Redshank have yellow over white colour rings on the left tarsus (below the “knee”), and a colour over a metal ring on the left tibia (above the “knee”), plus two colour rings on the right tibia.
Curlew have orange over white colour rings on the left tarsus, a single colour ring on the left tibia, the metal ring on the right tarsus and two colour rings on the right tibia.
Dunlin adults have yellow dye on the breast, while first-winter Dunlin have yellow dye on the undertail/flanks/rump.
Shelduck have yellow dye on the normally white plumage on the neck/upper breast.
This survey began in 1994 and we monitor over 14% of the surface of the region, and can measure changes in common bird populations with precision. 2022 was our most successful year to date with a total of 248 squares surveyed and 74,509 birds recorded and rather a relief after the difficulties of the previous couple of years. This terrific achievement was only possible thanks to your efforts. The National BBS is a vital conservation tool, measuring the changes in our breeding bird populations, particularly the commoner birds of town and countryside which can otherwise be easily overlooked. With the considerable additional help of our ‘Local’ squares we are also able to gain a much better understanding of our own local bird populations, producing trends for 30 species in Avon in 2022. Thank you very much for all your efforts in 2022 which are important and valued. Take on a square, and you are hooked for life.
If you are interested contact Dave Stoddard or Peter Bryant who is taking over as BBS organiser for the 2023 season at
We will once more be running a Winter Bird Survey in Avon this coming winter for the eighth consecutive year and I hope that you will be able to participate again
The aim of the Survey is to measure the fortunes of the more common wintering species of the Avon BTO Region in the same way that the Breeding Bird Survey (BBS) has done so successfully for our breeding birds. Please find attached the Instructions and forms for the Survey.
Last year 2022 we covered a record total of 161 squares in the Avon BTO Region, our best performance to date, and recorded a total of 66,273 birds.
As last year the Survey will consist of a minimum of two visits – with one in November-December and one in January-February and with at least a four-week gap between visits. However, there is the option of doing a third visit in either Nov-Dec or Jan-Feb. This is entirely optional. However, please do still leave at least a four-week gap between visits. Any BBS square whether ‘National’ or ‘Local’ can be covered. Non-BBS squares can also be covered but please check with me to ensure that the square is not already allocated.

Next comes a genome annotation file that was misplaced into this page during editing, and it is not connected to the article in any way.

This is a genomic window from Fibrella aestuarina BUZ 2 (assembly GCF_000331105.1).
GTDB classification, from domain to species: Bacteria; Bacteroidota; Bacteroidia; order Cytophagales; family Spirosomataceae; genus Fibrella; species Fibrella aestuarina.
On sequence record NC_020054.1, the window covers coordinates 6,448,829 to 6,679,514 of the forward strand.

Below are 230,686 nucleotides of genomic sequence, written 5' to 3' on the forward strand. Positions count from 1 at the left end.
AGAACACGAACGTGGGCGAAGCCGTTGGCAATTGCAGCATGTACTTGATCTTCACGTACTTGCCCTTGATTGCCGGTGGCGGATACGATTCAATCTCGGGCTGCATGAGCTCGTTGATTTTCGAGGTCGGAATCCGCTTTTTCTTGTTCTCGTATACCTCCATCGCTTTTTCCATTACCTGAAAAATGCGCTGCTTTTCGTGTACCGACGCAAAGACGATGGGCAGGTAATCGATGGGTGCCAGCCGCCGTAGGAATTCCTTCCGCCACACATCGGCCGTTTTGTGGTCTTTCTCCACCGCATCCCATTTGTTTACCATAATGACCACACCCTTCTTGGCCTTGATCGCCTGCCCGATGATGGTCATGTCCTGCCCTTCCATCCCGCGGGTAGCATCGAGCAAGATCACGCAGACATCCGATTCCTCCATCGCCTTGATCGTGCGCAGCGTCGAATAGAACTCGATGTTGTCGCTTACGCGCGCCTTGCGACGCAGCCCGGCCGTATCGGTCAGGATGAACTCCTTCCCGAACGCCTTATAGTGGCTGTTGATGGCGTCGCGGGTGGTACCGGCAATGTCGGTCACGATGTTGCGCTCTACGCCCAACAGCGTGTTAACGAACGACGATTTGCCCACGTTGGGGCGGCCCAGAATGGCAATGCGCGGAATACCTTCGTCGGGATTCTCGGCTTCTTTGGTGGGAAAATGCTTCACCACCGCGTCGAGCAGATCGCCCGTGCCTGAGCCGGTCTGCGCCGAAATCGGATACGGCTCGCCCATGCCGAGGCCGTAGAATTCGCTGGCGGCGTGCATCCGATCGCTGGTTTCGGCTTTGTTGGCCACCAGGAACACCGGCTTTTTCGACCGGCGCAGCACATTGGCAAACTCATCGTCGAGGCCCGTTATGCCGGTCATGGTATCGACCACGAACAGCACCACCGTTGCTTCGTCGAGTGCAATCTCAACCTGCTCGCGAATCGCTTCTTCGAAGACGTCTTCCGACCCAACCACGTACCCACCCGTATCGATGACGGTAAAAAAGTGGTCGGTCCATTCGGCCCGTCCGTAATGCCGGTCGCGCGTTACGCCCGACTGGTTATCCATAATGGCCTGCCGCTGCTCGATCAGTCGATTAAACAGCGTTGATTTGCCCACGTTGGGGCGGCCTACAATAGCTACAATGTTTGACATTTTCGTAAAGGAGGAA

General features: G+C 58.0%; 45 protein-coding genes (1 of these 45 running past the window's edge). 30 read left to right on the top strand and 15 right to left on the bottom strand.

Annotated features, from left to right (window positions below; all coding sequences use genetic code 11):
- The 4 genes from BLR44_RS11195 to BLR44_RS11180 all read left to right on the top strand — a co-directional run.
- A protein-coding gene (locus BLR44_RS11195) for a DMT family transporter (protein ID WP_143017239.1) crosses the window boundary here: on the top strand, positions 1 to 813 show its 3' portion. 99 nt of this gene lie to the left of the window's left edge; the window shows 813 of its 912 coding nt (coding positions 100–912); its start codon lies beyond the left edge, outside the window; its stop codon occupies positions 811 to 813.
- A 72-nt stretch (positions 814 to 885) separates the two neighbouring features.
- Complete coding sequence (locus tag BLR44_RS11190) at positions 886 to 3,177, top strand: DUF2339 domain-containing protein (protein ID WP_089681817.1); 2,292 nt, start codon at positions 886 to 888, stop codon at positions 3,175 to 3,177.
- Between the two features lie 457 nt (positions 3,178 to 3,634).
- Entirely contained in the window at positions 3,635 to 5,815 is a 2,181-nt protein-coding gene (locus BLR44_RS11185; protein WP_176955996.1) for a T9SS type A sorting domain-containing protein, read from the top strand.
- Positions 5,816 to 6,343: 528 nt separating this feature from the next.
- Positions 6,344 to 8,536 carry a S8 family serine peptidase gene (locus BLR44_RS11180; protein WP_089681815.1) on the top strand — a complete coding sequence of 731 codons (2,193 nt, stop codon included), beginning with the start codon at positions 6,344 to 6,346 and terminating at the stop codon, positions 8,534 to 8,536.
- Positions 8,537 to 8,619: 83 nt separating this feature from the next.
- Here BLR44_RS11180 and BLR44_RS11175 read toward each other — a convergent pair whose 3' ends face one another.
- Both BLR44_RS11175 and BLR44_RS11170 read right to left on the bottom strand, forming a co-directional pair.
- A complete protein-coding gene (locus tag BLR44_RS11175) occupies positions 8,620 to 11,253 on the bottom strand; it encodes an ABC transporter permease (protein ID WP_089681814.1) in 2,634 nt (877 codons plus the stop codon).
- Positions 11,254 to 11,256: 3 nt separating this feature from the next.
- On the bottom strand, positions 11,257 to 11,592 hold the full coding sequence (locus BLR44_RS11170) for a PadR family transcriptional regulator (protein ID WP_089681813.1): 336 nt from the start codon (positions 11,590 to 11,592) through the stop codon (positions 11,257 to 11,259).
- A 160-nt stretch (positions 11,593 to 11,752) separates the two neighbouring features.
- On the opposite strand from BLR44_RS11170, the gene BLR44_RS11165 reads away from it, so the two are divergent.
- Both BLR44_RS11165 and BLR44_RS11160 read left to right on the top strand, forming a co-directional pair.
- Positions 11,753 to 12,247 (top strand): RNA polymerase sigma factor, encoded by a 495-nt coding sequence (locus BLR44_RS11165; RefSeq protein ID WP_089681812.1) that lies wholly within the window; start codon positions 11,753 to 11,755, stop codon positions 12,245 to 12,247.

I hope that you will be able to participate in the Survey this coming winter – we are now building up a useful body of data on our ‘winter birds’.
If you will not be able to participate this season please let me know.
Dave Stoddard email;-
[toggle title="Garden Bird Watch"]
Help with research into garden wildlife by joining our Garden BirdWatch community. BTO has run the year-round Garden BirdWatch scheme since 1995, and thousands of people across the UK contribute their sightings each week. Gardens are really important habitats for wildlife, but we need to understand how and why populations of garden birds and other wildlife are changing, and how we can help them. You can help by keeping a simple list and telling us which species visit each week, helping us learn about how wildlife uses the food, shelter and other resources in our gardens. The more we can understand about how birds and animals use our gardens, the more we can improve our cities, towns, villages and individual gardens for wildlife. This survey is free to join and is very widely supported in the region with 674 BTO members or non members taking part in this important survey. The way the results are reported on the BTO website does not enable a summary of the Bristol region to be shown, but the large number of local supporters ensures that we play out part in establishing the local and national pattern of changes in garden use. If you want to join contact The new Avon Ambassador is Jane Cumming – email